Catch-up Contributions to 401K - over age 50

[font size="1" color="#FF0000"]LAST EDITED ON 01-11-02 AT 06:13AM (CST)[/font][p]Our 401K plan is with a well known national company. Our payroll is with ADP, another national company. My external auditor is yet another well known national company and they're all telling me something different. The 401K administrator says:
The maximum in a 401K is $11,000 in 2002. Over age 50 employees can add $1,000 to that for a total of $12,000. However, ANYONE over age 50 can contribute the $12,000. Here is the confusion:

In prior years, you could only reach the maximum ($11,000 this year) through the percentage you contributed. The amount of your salary determined if you could reach the max. For example: someone who made $20,000/yr putting 15% into a 401K plan would only be able to contribute $3,000 - no where near the maximum.

Under the new rules, this same person could now contribute the difference between the $3,000 and the $12,000 ($9,000)into the plan in 2002. My 401K plan administrator went so far as to say that someone earning $12,000 a year over age 50 could put their entire salary into the 401K plan in 2002.

ADP disagrees, although their "catch-up" codes did not block out this extra contribution. Our auditors say this is not true, however, they noted that the percentages are no longer in the regulation.

Does anyone have information on this? HELP.. Thank you.


  • 2 Comments sorted by Votes Date Added
  • Before EGTRRA, there were two parts to the "annual additions" limits on defined contribution plans. A maximum of 25% of a participant's compensation could be contributed to their account (including elective deferral, company match, reallocated forfeitures, profit sharing, etc.) The other part of the annual additions limit was a dollar limitation of $25,000. Hence, the participant's contributions had to be the LESSER of 25% of their comp or $25,000.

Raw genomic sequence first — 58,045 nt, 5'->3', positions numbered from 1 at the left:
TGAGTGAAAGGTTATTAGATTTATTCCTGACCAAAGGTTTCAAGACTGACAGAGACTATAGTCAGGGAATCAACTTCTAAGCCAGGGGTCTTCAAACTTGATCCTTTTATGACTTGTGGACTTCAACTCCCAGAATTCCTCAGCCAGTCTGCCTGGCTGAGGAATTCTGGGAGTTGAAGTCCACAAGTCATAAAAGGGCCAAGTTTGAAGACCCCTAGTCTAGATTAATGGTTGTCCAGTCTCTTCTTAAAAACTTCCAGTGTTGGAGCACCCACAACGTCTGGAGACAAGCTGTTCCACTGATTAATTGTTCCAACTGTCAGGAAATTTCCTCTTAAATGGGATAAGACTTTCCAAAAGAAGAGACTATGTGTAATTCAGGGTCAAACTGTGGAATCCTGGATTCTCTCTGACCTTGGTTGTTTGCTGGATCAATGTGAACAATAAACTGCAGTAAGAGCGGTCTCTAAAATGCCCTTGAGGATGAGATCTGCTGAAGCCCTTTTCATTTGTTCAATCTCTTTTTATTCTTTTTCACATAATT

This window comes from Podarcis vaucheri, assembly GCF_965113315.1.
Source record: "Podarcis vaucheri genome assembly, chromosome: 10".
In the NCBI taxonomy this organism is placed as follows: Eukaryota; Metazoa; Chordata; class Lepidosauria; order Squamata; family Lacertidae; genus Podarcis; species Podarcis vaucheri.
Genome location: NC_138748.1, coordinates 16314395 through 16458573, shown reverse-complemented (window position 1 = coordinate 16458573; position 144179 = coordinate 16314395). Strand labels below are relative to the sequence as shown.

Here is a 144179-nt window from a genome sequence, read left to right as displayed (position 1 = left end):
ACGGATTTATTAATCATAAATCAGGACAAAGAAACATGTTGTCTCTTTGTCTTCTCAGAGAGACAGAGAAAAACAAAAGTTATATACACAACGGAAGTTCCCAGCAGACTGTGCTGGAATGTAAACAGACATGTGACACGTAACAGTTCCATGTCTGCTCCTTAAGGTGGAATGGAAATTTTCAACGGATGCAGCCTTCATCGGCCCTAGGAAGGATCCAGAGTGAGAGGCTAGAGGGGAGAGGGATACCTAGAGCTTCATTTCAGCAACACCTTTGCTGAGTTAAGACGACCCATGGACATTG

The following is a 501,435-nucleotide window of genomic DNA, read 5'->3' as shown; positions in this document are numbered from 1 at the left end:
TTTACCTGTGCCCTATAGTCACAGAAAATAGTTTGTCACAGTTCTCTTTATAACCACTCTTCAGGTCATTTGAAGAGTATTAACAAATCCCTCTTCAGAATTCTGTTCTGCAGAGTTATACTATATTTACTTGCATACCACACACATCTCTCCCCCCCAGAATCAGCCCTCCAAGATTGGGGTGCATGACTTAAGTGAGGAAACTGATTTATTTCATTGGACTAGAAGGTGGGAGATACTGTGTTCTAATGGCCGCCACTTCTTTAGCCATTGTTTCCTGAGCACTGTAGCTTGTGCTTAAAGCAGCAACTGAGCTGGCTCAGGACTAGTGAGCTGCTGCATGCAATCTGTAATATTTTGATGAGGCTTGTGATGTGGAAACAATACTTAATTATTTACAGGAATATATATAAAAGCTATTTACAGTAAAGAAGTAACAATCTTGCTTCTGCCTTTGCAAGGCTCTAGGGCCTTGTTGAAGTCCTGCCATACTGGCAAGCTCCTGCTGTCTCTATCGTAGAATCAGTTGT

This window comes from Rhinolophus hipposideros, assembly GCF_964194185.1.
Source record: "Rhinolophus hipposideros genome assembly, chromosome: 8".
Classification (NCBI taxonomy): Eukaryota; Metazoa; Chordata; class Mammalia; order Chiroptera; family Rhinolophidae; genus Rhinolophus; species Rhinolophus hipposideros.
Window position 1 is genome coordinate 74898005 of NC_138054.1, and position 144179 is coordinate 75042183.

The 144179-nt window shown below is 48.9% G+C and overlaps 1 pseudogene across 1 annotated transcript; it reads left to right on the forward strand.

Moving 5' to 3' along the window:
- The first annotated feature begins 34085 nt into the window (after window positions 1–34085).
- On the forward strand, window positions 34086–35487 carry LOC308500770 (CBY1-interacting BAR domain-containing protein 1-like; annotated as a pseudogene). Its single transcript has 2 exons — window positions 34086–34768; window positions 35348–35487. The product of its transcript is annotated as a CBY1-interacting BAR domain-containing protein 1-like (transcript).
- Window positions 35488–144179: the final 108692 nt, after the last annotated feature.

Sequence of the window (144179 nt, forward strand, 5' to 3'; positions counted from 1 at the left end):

With EGTRRA, the percentage portion of the annual additions limit has been repealed. The dollar limitation has not been repealed with EGTRRA, however it's been increased to $40,000 per year.

    A participant can now contribute up to 100% of their pay as an elective deferral. Participants still have to elect a percentage of pay to defer. If they are over age 50, they can then elect to defer an additional $1,000 once they've contributed the max. All contributions are still subject to the $40,000 annual additions limit, except the "catch-up" contribution.

    Your plan document will have to be amended to allow the increased percentage-of-deferral limits and the catch-up contributions. If your plan currently limits deferral percentages, and a participant over age 50 could not reach the dollar limit ($11,000) because of his or her compensation level, then he/she could not make "catch up contributions". Both types of contributions, where "regular" elective deferrals or catch-up contributions, are still made on a percentage-of-pay basis. So, your plan must allow a partcipant to contribute a high enough percentage of pay to reach the limit and then play "catch-up."

    It sounds like your auditor and ADP both have good info but neither one is giving you the whole picture. I am little worried about your 401(k) recordkeeper! They should be the experts who can give you a thorough understanding of the EGTRRA changes.

    Hope this helps.
  • I agree with Jen D's response. Put another way, the EGTRRA catch-up for 2002 is $1,000 over any other limit in the plan. So for example, if your plan limits deferrals to 15% of compensation, and that amount equals only $3,000 for a particular participant over age 50, then that participant can only defer the $3,000 plus the $1,000 catch-up, for a total of $4,000. With the increase in 415 limits to the lesser of 100% of pay or $40,000, many companies are amending their 401(k) plans to raise the percentage limits on deferral contributions to address this very situation.

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